Another week passed with no update on the investigation so Adam went back to Christchurch Central Police Station to file an official complaint about his treatment. It was then, 15 days after his initial witness statement, that he discovered an officer still hadn't been assigned to the case.

"The investigation hadn't been finished - that's what the police officer at the station told me... she explained it was something she'd never seen before, that it's not common for an investigation to not be assigned to a police officer for that long."

Because there were photographers at the event, Adam and his girlfriend were able to identify several of the alleged attackers, handing their names and photos of them over to police.

But it's now been 26 days since Adam handed in his witness statement, and they're yet to hear any update on the investigation.

'What's the point in the system if it doesn't work?'

Police confirmed to Newshub that they received a report on August 3 of an alleged assault occurring on August 1 at a location on Southwark St.

They said enquiries into the incident are ongoing.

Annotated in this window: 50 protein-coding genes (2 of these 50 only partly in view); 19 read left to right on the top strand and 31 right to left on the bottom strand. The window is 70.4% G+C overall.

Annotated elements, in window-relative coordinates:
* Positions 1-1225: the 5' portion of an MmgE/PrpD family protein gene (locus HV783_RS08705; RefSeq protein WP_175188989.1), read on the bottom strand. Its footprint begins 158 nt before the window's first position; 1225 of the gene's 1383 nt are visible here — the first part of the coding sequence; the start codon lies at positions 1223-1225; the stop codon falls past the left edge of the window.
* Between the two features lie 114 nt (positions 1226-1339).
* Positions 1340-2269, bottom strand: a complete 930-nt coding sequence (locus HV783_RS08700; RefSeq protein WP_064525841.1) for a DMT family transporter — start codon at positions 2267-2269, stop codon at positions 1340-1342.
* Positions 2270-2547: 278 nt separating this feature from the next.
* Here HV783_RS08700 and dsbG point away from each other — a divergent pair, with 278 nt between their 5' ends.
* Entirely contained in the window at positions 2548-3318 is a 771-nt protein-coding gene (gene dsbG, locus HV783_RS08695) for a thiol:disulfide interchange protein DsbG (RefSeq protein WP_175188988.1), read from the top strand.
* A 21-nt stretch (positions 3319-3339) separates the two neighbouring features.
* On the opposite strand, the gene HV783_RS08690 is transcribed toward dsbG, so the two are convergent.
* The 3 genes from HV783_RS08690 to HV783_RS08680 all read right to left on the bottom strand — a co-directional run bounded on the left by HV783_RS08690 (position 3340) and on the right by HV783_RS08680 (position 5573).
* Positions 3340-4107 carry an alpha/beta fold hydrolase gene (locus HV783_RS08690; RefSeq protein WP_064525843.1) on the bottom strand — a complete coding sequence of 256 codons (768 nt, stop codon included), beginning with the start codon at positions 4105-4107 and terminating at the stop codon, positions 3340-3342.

While they wouldn't comment on Adam's experience with officers at Christchurch Central Police Station directly, they explained that the reason the officer disagreed with Adam's characterisation of the assault as a hate crime is likely because no such offence exists in New Zealand.

"'Hate crime' is not a specific, standalone offence. What is commonly referred to as 'hate crime is a standard offence i.e. assault, which has an aggravating feature present in the motivation for the offending," a spokesperson said. 

"Because 'hate crime' is not an offence in and of itself, it is therefore not recorded as a specific offence type by police. However, where staff believe a crime is motivated by hostility, they have the ability to note this in police information systems."

Police say they are now in the process of creating a monitoring system so reported hate crimes such as Adam's would be flagged within its IT systems, to allow timely access to data.

Police insist they take hate crime seriously, but Adam says the experience of him and his girlfriend don't show that.

"I don't feel that police - or maybe it's just that police station - take racism seriously enough... The police aren't that interested in helping us," he said.

"Police are just ignorant to the effects [racism] has. I couldn't tell you whether that specific officer was a racist or not; he seemed like a pleasant bloke but didn't seem to actually give a shit that they were using [racist] language and that their attack came from that place.

"I personally don't believe someone should be able to walk the streets of Christchurch, perform such acts, and not see any consequences for it.

Police told Newshub anyone dissatisfied with the way an incident has been handled by police has the option to make a complaint to the Independent Police Conduct Authority. Adam has done so, and was advised he'd hear back in two to four months' time.

*Adam is not his real name.